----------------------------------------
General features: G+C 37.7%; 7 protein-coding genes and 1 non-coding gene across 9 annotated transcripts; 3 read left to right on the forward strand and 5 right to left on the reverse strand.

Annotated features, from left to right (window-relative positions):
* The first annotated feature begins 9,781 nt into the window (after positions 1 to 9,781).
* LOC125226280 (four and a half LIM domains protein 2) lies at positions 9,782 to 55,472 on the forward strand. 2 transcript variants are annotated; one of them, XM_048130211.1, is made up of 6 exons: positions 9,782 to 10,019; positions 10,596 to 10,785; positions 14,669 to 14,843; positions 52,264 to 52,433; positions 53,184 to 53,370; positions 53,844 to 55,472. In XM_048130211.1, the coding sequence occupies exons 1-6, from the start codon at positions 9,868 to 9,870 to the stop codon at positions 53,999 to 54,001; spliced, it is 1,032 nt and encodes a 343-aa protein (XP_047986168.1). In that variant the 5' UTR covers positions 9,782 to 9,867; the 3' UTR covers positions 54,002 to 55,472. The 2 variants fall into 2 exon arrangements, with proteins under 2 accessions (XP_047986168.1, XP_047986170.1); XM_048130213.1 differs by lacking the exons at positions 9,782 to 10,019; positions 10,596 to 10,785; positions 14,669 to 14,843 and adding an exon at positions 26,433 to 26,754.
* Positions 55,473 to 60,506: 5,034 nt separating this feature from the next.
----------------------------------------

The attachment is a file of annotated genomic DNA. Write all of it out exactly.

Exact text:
General features: G+C 37.7%; 7 protein-coding genes and 1 non-coding gene across 9 annotated transcripts; 3 read left to right on the forward strand and 5 right to left on the reverse strand.

Annotated features, from left to right (window-relative positions):
* The first annotated feature begins 9,781 nt into the window (after positions 1 to 9,781).
* LOC125226280 (four and a half LIM domains protein 2) lies at positions 9,782 to 55,472 on the forward strand. 2 transcript variants are annotated; one of them, XM_048130211.1, is made up of 6 exons: positions 9,782 to 10,019; positions 10,596 to 10,785; positions 14,669 to 14,843; positions 52,264 to 52,433; positions 53,184 to 53,370; positions 53,844 to 55,472. In XM_048130211.1, the coding sequence occupies exons 1-6, from the start codon at positions 9,868 to 9,870 to the stop codon at positions 53,999 to 54,001; spliced, it is 1,032 nt and encodes a 343-aa protein (XP_047986168.1). In that variant the 5' UTR covers positions 9,782 to 9,867; the 3' UTR covers positions 54,002 to 55,472. The 2 variants fall into 2 exon arrangements, with proteins under 2 accessions (XP_047986168.1, XP_047986170.1); XM_048130213.1 differs by lacking the exons at positions 9,782 to 10,019; positions 10,596 to 10,785; positions 14,669 to 14,843 and adding an exon at positions 26,433 to 26,754.
* Positions 55,473 to 60,506: 5,034 nt separating this feature from the next.